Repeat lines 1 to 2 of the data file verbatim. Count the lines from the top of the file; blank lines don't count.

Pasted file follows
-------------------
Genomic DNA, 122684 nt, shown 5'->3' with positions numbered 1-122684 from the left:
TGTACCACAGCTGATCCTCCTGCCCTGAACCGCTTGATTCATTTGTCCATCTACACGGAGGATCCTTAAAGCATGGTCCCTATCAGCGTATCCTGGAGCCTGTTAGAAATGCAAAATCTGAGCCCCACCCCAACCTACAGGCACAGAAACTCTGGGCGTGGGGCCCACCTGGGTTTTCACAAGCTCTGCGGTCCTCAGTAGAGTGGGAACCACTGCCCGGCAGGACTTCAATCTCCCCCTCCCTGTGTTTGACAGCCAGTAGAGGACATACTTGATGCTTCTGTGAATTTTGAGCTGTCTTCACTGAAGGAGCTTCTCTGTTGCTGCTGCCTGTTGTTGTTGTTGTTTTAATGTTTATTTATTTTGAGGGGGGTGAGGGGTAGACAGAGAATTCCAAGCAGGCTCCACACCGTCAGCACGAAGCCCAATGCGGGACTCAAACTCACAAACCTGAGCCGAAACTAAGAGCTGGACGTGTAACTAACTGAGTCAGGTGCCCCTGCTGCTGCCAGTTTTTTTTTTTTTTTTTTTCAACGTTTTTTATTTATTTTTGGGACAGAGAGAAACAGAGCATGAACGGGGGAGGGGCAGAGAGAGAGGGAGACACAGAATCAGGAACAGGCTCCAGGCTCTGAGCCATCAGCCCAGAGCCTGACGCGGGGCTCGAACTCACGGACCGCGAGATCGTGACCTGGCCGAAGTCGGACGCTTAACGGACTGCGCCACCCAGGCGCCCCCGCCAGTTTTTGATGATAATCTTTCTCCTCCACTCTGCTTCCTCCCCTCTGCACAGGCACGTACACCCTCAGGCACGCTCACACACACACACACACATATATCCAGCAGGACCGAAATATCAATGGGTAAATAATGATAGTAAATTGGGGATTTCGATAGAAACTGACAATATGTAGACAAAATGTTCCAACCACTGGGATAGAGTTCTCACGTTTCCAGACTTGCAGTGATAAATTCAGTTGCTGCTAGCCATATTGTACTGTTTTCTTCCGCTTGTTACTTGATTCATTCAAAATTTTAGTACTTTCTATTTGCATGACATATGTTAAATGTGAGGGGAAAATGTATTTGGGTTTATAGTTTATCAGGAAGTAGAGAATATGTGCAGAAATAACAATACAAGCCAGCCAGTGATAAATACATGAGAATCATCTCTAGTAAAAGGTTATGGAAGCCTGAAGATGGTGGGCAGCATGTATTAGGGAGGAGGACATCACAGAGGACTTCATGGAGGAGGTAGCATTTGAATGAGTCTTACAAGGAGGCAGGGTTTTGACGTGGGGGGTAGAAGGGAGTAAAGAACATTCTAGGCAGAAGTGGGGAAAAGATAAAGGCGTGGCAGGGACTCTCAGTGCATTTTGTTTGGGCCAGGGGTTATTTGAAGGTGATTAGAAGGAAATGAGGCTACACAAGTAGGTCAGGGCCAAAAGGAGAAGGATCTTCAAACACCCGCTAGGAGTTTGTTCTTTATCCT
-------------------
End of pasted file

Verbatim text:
Genomic DNA, 122684 nt, shown 5'->3' with positions numbered 1-122684 from the left:
TGTACCACAGCTGATCCTCCTGCCCTGAACCGCTTGATTCATTTGTCCATCTACACGGAGGATCCTTAAAGCATGGTCCCTATCAGCGTATCCTGGAGCCTGTTAGAAATGCAAAATCTGAGCCCCACCCCAACCTACAGGCACAGAAACTCTGGGCGTGGGGCCCACCTGGGTTTTCACAAGCTCTGCGGTCCTCAGTAGAGTGGGAACCACTGCCCGGCAGGACTTCAATCTCCCCCTCCCTGTGTTTGACAGCCAGTAGAGGACATACTTGATGCTTCTGTGAATTTTGAGCTGTCTTCACTGAAGGAGCTTCTCTGTTGCTGCTGCCTGTTGTTGTTGTTGTTTTAATGTTTATTTATTTTGAGGGGGGTGAGGGGTAGACAGAGAATTCCAAGCAGGCTCCACACCGTCAGCACGAAGCCCAATGCGGGACTCAAACTCACAAACCTGAGCCGAAACTAAGAGCTGGACGTGTAACTAACTGAGTCAGGTGCCCCTGCTGCTGCCAGTTTTTTTTTTTTTTTTTTTCAACGTTTTTTATTTATTTTTGGGACAGAGAGAAACAGAGCATGAACGGGGGAGGGGCAGAGAGAGAGGGAGACACAGAATCAGGAACAGGCTCCAGGCTCTGAGCCATCAGCCCAGAGCCTGACGCGGGGCTCGAACTCACGGACCGCGAGATCGTGACCTGGCCGAAGTCGGACGCTTAACGGACTGCGCCACCCAGGCGCCCCCGCCAGTTTTTGATGATAATCTTTCTCCTCCACTCTGCTTCCTCCCCTCTGCACAGGCACGTACACCCTCAGGCACGCTCACACACACACACACACATATATCCAGCAGGACCGAAATATCAATGGGTAAATAATGATAGTAAATTGGGGATTTCGATAGAAACTGACAATATGTAGACAAAATGTTCCAACCACTGGGATAGAGTTCTCACGTTTCCAGACTTGCAGTGATAAATTCAGTTGCTGCTAGCCATATTGTACTGTTTTCTTCCGCTTGTTACTTGATTCATTCAAAATTTTAGTACTTTCTATTTGCATGACATATGTTAAATGTGAGGGGAAAATGTATTTGGGTTTATAGTTTATCAGGAAGTAGAGAATATGTGCAGAAATAACAATACAAGCCAGCCAGTGATAAATACATGAGAATCATCTCTAGTAAAAGGTTATGGAAGCCTGAAGATGGTGGGCAGCATGTATTAGGGAGGAGGACATCACAGAGGACTTCATGGAGGAGGTAGCATTTGAATGAGTCTTACAAGGAGGCAGGGTTTTGACGTGGGGGGTAGAAGGGAGTAAAGAACATTCTAGGCAGAAGTGGGGAAAAGATAAAGGCGTGGCAGGGACTCTCAGTGCATTTTGTTTGGGCCAGGGGTTATTTGAAGGTGATTAGAAGGAAATGAGGCTACACAAGTAGGTCAGGGCCAAAAGGAGAAGGATCTTCAAACACCCGCTAGGAGTTTGTTCTTTATCCT